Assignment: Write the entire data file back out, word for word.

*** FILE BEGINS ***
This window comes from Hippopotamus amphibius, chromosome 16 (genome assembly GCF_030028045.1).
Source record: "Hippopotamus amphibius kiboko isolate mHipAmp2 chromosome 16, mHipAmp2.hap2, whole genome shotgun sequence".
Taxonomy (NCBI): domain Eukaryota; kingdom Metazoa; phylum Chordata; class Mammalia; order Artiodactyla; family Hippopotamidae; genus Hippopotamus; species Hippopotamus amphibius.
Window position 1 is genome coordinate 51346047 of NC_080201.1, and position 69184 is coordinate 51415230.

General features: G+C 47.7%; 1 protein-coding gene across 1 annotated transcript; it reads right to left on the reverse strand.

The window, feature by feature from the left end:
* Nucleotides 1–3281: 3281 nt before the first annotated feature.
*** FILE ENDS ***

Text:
This window comes from Hippopotamus amphibius, chromosome 16 (genome assembly GCF_030028045.1).
Source record: "Hippopotamus amphibius kiboko isolate mHipAmp2 chromosome 16, mHipAmp2.hap2, whole genome shotgun sequence".
Taxonomy (NCBI): domain Eukaryota; kingdom Metazoa; phylum Chordata; class Mammalia; order Artiodactyla; family Hippopotamidae; genus Hippopotamus; species Hippopotamus amphibius.
Window position 1 is genome coordinate 51346047 of NC_080201.1, and position 69184 is coordinate 51415230.

General features: G+C 47.7%; 1 protein-coding gene across 1 annotated transcript; it reads right to left on the reverse strand.

The window, feature by feature from the left end:
* Nucleotides 1–3281: 3281 nt before the first annotated feature.